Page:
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The U.S. dollar has been especially strong in recent months. It also buys more Mexican pesos than in the past. But does that mean that now is the perfect time to travel to Mexico?
According to most industry insiders I spoke with, the ability to get great deals from the exchange rate varies, based largely upon whether prices are quoted in dollars or pesos. But most say there are some amazing opportunities.
“While no one can predict how the exchange rate will fluctuate moving forward, at nearly 19 pesos to the dollar currently, 2016 is an ideal time to visit Mexico,” said Christopher Calabrese, vice president and general manager of CasaMagna Marriott Cancun Resort and JW Marriott Cancun Resort & Spa, who reports an uptick in bookings this year. “I don’t think all Americans are aware of these trends — so it’s great to get the word out that Cancun is an especially accessible and affordable destination this year.”
One of the biggest selling points, Calabrese says, is that the dollar will buy almost twice as much as it did a few years ago.
“While visitors won’t necessarily see lower room rates, since those are already priced in dollars, they’ll see significant savings at local restaurants, bars, shops and any business based on the local currency,” he said. “One area where travelers can save big is public transportation once they’re in Cancun. Taxi prices are lower, and bus fares are only about 50 cents right now.”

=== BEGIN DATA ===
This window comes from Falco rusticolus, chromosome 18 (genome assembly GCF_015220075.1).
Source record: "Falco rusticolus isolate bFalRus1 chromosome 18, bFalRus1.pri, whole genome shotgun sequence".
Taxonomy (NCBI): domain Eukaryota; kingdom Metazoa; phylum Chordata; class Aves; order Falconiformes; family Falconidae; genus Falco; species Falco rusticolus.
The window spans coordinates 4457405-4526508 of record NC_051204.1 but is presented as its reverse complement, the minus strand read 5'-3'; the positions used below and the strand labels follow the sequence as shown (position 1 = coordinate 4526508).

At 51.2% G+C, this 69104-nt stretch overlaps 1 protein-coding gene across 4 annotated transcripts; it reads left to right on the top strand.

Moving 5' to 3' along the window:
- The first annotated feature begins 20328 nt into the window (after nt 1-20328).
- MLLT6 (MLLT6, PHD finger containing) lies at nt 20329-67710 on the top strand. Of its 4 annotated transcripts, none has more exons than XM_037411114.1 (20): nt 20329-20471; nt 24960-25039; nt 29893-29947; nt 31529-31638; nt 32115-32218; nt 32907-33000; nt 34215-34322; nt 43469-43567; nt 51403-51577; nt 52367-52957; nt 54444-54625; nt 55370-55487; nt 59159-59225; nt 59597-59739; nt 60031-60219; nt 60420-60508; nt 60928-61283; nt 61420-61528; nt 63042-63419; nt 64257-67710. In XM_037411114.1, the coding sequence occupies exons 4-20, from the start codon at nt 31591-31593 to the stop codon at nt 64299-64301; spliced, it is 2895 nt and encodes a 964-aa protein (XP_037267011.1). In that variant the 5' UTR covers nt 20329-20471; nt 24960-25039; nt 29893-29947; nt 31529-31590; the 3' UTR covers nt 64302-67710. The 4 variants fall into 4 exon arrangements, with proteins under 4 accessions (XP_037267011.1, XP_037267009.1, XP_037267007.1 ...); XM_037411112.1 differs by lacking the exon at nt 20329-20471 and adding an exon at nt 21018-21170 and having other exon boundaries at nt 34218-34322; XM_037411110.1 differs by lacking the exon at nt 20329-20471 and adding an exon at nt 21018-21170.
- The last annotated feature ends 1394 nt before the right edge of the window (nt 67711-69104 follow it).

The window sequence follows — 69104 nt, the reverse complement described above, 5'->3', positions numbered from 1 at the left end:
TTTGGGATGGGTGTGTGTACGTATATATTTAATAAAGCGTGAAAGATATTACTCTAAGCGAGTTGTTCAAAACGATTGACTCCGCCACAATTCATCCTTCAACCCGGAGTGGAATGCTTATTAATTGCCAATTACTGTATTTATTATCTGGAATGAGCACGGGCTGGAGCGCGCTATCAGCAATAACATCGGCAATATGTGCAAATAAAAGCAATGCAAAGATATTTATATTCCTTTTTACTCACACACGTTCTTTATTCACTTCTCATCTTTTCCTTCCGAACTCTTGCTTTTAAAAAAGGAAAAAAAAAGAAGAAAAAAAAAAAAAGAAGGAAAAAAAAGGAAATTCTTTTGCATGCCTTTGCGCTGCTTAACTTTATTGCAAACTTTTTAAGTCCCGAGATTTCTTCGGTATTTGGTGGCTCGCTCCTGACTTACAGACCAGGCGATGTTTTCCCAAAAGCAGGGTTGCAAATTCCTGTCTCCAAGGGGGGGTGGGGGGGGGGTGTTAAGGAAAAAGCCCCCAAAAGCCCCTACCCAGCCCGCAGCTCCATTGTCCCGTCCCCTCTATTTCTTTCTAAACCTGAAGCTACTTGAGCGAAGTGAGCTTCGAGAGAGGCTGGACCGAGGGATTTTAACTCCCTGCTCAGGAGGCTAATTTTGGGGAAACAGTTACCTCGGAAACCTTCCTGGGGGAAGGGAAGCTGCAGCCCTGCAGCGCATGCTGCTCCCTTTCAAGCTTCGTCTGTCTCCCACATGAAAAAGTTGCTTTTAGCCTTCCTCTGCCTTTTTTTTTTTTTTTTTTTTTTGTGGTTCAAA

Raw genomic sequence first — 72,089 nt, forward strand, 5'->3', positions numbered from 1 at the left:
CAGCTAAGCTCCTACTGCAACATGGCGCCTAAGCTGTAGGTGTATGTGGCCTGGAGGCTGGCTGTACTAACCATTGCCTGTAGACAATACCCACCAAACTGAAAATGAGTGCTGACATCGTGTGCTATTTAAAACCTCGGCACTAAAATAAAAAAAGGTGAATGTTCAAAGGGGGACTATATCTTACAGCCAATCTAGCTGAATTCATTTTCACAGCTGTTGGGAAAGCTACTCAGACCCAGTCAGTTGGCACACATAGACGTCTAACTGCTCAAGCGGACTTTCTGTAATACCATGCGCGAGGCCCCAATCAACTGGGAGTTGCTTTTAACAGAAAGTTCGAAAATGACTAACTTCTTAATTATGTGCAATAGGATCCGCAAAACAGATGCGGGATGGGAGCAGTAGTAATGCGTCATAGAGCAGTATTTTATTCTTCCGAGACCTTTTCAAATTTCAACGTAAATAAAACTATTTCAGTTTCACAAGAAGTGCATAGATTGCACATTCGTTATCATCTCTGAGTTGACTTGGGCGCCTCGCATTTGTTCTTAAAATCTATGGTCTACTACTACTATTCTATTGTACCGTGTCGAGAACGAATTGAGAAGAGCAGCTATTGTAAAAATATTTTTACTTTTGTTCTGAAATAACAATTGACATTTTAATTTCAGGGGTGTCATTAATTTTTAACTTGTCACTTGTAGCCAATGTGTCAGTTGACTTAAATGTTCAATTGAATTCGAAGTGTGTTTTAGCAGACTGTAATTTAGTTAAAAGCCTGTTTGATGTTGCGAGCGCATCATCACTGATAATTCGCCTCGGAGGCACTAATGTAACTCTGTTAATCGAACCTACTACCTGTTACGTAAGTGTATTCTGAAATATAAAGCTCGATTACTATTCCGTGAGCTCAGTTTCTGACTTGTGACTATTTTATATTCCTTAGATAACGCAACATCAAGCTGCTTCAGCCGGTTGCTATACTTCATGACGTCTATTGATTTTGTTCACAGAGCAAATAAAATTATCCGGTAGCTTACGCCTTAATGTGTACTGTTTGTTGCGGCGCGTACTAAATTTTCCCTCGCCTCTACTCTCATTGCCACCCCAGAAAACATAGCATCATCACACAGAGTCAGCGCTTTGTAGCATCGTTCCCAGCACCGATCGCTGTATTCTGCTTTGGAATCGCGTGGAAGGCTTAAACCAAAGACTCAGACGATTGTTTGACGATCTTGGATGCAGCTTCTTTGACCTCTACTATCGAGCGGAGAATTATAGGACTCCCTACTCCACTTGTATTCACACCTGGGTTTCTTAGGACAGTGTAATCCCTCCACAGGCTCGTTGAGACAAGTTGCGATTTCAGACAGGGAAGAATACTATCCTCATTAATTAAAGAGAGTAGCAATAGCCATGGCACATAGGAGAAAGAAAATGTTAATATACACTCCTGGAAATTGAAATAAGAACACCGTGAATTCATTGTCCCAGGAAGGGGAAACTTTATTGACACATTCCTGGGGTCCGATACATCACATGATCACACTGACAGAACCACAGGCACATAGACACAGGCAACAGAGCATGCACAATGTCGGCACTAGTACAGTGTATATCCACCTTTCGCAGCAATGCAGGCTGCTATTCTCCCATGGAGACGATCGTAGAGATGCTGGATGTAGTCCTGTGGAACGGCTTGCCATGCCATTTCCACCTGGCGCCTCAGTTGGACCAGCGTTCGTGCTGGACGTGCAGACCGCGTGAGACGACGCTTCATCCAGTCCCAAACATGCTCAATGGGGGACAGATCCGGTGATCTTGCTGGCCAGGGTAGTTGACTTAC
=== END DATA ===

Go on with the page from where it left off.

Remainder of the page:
Zachary Rabinor, CEO of Journey Mexico, agrees.
“Mexico is definitely enjoying the exchange rate trend, with on-the-ground costs plummeting for food, entertainment, transportation and more,” he said. “Hotels typically peg their pricing more to the U.S. dollar, so there is not as much benefit, but there are some notable exceptions in Mexico City and the Colonial Silver Cities — Guanajuato, San Miguel de Allende, Patzcuaro and Morelia.”
Indeed, Rabinor says that travelers can find some of the most attractive deals in “the more off-the-beaten-path destinations where there has been less ‘dollarization,’ which allows for the greatest advantage of the strong dollar vis a vis the weakening Mexican peso.”
Dario Flota, CEO of the Riviera Maya Tourism Board, agrees that the biggest savings are realized after arrival.
“Most of the rates for airfare and hotel packages are set in U.S. dollars, so basically, we don’t see the exchange rate affecting U.S. travelers,” he said. “However, Mexico’s destinations are now more attractive than ever for U.S. visitors. Dining, shopping, local transportation and many other services are priced in pesos, so our tourists get much more for their money.”
The advantage is felt most when dining or shopping in local spots, says Carl Emberson, vice president of operations at Mayakoba, a resort development in the Riviera Maya.
“Most of the room rates are in dollars already, so the favorable exchange rate encourages more exploration of the destination,” he said.
When it comes to hotel rates, Rabinor says that caution is needed.
“One thing that travelers should look at is that sometimes hotel prices are quoted in U.S. dollars, then converted at an unfavorable exchange rate at the time of checkout,” he said. “Pesos are then again converted back into dollars by the credit card holder’s bank.”
The current exchange rate could actually make European-plan hotels more attractive, according to Calabrese.
“Those staying at all-inclusives are less likely to benefit, since food and beverages are already priced into the room night cost, and in U.S. dollars,” he said. “Because our resorts run on the European pricing model, for the most part, our guests benefit from savings at our food and beverage outlets, on recreational activities and at restaurants located outside the property, as they appeal to local clientele and need to maintain reasonable pricing in local currency.”
Riviera Maya Tourism Boardwww.rivieramaya.com